The transport sector has long played a key role in Tunisia’s development, given the country’s focus on exports and tourism. A combination of low logistical costs and proximity to European markets helped the country attract visitors and export everything from olive oil to airplane components. Foreign tourist inflows increased 23.6% in the first two months of 2017, while exports were up 4.7% in the same period. In total, the transport sector drew in €2bn in 2016, accounting for about 5% of Tunisia’s €40.5bn in GDP. The sector also employed some 160,000 workers.
However, Tunisia’s logistical competitiveness has gradually deteriorated since the mid-2000s as a result of ageing infrastructure, a lack of investments and a rising number of social and administrative bottlenecks. The country saw its position downgraded from the 61st to the 110th place in the World Bank logistics performance index between 2010 and 2016, though the bank awarded the country a weighted score of 93 when taking into account its overall performance.
Still, the declining score is the result of the constrained ability of the government to fund new infrastructure projects in recent years, on the back of slow growth in export revenues. To tackle this problem, in 2015 the government announced the ambitious Tunisia 2020 five-year development plan, worth $60bn and aimed at reinforcing transport infrastructure, levelling out regional disparities and laying the groundwork for more inclusive economic growth. The plan outlines more than 50 major infrastructure projects for the rail, aviation, maritime and road segments, and relies on an increased role for the private sector – a distinct change from past policy, which has resulted in state-owned entities accounting for roughly 70% of sector ownership. Indeed, 40 of the plan’s projects have been designated as public-private partnerships (PPPs). In November 2016 the government organised the Tunisia 2020 Conference with the aim of procuring financing from international financial institutions and foreign investors. More than TD30bn (€12.9bn) was raised for selected infrastructure projects, including TD5.4bn (€2.3bn) from the French Development Agency, TD3bn (€1.3bn) from the Arab Fund for Social and Economic Development, TD1.55bn (€66.5m) from Saudi Arabia and TD500m (€214m) from the EU.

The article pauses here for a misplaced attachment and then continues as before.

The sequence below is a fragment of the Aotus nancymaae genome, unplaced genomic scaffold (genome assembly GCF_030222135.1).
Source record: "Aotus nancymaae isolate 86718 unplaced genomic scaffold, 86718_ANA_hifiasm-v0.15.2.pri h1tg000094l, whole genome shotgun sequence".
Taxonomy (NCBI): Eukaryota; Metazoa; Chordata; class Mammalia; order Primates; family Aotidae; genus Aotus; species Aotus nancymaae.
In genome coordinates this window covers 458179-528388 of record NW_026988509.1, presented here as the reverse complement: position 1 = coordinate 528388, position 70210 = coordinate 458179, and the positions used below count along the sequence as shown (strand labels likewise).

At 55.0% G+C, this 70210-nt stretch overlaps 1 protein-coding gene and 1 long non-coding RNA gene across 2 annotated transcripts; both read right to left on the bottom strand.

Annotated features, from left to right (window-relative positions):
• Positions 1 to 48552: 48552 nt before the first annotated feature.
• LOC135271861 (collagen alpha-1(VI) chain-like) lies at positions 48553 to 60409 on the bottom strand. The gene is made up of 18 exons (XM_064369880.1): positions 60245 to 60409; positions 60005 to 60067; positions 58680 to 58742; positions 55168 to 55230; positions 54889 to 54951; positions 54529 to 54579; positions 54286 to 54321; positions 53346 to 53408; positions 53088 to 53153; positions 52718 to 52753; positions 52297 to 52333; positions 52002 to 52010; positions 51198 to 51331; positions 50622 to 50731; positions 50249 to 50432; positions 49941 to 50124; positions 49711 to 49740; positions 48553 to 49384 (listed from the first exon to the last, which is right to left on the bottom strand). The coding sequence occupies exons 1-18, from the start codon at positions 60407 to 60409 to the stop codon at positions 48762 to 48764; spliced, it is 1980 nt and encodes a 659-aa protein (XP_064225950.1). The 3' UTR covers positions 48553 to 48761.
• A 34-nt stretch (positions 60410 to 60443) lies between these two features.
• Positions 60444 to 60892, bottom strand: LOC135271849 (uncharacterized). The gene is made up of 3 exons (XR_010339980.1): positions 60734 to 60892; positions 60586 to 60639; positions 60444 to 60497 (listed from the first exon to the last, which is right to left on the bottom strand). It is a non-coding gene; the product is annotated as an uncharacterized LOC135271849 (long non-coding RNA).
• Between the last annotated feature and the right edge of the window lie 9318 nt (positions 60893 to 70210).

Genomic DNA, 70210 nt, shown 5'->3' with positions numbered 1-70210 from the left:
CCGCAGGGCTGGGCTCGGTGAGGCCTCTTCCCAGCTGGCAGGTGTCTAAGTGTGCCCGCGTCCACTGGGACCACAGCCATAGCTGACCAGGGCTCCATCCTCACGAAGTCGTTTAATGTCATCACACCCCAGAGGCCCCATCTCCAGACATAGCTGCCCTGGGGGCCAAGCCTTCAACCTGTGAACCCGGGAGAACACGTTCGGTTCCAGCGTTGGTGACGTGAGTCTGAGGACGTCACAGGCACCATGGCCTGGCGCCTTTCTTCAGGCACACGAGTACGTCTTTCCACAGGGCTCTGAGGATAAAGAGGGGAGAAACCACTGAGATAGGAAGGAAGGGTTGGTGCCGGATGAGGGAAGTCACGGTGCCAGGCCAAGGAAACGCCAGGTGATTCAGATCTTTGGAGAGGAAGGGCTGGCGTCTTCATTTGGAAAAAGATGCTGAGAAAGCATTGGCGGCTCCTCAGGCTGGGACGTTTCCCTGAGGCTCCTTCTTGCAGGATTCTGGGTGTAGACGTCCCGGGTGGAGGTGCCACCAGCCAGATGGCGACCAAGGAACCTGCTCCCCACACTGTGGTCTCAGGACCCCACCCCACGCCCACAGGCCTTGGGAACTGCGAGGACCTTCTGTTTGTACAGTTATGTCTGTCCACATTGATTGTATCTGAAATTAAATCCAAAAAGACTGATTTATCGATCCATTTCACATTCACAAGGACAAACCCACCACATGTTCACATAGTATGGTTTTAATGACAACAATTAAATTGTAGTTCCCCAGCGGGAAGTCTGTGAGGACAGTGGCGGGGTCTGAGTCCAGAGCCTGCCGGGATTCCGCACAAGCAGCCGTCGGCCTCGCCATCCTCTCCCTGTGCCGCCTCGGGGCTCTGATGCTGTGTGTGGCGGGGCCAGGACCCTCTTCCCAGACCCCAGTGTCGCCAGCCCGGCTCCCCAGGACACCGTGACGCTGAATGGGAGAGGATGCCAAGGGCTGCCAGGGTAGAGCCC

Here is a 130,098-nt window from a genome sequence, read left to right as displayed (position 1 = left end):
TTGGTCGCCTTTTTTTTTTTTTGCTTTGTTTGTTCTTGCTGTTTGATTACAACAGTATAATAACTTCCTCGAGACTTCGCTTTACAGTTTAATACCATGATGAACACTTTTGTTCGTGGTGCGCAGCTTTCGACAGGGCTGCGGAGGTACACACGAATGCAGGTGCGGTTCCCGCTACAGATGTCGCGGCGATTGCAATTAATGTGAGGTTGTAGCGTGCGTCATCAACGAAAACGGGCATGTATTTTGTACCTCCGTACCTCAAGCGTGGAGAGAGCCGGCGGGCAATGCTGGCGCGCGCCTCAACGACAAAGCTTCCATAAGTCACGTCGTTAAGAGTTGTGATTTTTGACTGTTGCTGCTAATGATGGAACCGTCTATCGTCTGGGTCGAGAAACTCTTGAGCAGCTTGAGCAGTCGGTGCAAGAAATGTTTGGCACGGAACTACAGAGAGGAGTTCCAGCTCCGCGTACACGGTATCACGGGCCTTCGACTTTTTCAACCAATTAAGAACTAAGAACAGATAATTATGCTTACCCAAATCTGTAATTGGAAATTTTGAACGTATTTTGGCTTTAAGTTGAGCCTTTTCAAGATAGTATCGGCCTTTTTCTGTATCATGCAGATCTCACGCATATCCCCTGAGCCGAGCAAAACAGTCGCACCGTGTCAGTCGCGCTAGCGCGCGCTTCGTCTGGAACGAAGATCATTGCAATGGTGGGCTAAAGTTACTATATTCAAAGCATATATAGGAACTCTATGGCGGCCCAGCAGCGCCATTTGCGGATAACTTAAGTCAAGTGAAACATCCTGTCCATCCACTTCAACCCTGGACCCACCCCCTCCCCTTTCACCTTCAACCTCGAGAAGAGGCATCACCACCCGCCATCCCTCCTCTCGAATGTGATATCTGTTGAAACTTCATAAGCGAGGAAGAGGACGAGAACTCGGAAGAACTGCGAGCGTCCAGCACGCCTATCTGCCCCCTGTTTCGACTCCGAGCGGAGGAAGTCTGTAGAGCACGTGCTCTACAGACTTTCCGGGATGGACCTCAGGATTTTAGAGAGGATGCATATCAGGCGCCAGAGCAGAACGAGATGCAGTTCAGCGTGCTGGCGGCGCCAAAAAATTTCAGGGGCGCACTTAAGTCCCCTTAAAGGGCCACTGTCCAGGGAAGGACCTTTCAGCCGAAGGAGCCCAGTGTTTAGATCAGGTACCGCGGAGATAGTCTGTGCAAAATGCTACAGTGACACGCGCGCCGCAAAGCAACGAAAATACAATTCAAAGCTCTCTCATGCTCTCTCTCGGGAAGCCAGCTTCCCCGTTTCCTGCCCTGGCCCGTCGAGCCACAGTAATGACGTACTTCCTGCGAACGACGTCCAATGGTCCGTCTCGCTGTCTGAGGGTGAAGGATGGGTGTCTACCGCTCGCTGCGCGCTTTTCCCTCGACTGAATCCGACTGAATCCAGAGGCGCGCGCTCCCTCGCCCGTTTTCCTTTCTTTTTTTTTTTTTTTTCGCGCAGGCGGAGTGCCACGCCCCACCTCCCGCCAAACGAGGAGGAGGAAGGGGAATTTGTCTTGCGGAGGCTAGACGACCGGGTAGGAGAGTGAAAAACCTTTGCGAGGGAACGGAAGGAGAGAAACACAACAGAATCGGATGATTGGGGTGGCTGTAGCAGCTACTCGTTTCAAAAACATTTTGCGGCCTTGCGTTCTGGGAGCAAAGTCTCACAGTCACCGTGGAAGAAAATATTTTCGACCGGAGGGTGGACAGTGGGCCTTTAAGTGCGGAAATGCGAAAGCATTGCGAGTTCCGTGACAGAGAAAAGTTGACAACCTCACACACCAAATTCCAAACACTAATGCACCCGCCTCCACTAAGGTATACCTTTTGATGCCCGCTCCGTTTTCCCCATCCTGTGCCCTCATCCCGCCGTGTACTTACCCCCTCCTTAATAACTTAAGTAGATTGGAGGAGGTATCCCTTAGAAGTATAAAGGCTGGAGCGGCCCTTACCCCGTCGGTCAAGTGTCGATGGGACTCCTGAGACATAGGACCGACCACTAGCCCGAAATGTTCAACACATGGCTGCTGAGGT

While Tunisia has increased its integration in the global economy over the two past decades, with its share of exports to GDP rising from 33% in the early 1990s to 50% in 2016, the country has seen a decline in its logistical competitiveness. As a whole, logistical costs accounted for 20% of GDP in 2016, as compared with just 12% in 2010 – a similar rate to that of Morocco, but higher than in most emerging economies (15%) and industrialised nations (10%). According to the World Bank, in addition to infrastructure upgrades, Tunisia’s logistical supply chain would be bolstered by increasing storage capacities and road haulage.